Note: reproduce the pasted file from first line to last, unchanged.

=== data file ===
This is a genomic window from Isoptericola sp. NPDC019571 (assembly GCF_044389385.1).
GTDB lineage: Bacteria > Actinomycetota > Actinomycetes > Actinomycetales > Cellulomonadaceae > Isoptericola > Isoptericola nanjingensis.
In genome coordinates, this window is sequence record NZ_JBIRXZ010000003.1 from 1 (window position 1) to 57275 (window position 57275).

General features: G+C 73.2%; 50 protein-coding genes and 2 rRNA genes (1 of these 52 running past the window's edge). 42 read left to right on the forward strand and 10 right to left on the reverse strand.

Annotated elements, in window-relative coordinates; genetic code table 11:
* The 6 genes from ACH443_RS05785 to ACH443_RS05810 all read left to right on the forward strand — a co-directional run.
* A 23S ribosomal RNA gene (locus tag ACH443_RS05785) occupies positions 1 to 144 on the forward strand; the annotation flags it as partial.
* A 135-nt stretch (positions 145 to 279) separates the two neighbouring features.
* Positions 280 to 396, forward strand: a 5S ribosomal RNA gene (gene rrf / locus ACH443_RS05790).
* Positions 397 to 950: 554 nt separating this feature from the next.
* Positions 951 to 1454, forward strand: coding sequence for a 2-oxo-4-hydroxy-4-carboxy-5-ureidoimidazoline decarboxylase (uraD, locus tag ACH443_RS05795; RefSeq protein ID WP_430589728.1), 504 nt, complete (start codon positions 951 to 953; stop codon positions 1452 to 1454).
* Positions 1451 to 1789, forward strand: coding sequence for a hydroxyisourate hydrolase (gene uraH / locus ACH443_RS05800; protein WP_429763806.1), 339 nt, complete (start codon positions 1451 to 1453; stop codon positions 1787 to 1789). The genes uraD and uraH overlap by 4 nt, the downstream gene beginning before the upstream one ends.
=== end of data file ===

This is a genomic window from Isoptericola sp. NPDC019571 (assembly GCF_044389385.1).
GTDB lineage: Bacteria > Actinomycetota > Actinomycetes > Actinomycetales > Cellulomonadaceae > Isoptericola > Isoptericola nanjingensis.
In genome coordinates, this window is sequence record NZ_JBIRXZ010000003.1 from 1 (window position 1) to 57275 (window position 57275).

General features: G+C 73.2%; 50 protein-coding genes and 2 rRNA genes (1 of these 52 running past the window's edge). 42 read left to right on the forward strand and 10 right to left on the reverse strand.

Annotated elements, in window-relative coordinates; genetic code table 11:
* The 6 genes from ACH443_RS05785 to ACH443_RS05810 all read left to right on the forward strand — a co-directional run.
* A 23S ribosomal RNA gene (locus tag ACH443_RS05785) occupies positions 1 to 144 on the forward strand; the annotation flags it as partial.
* A 135-nt stretch (positions 145 to 279) separates the two neighbouring features.
* Positions 280 to 396, forward strand: a 5S ribosomal RNA gene (gene rrf / locus ACH443_RS05790).
* Positions 397 to 950: 554 nt separating this feature from the next.
* Positions 951 to 1454, forward strand: coding sequence for a 2-oxo-4-hydroxy-4-carboxy-5-ureidoimidazoline decarboxylase (uraD, locus tag ACH443_RS05795; RefSeq protein ID WP_430589728.1), 504 nt, complete (start codon positions 951 to 953; stop codon positions 1452 to 1454).
* Positions 1451 to 1789, forward strand: coding sequence for a hydroxyisourate hydrolase (gene uraH / locus ACH443_RS05800; protein WP_429763806.1), 339 nt, complete (start codon positions 1451 to 1453; stop codon positions 1787 to 1789). The genes uraD and uraH overlap by 4 nt, the downstream gene beginning before the upstream one ends.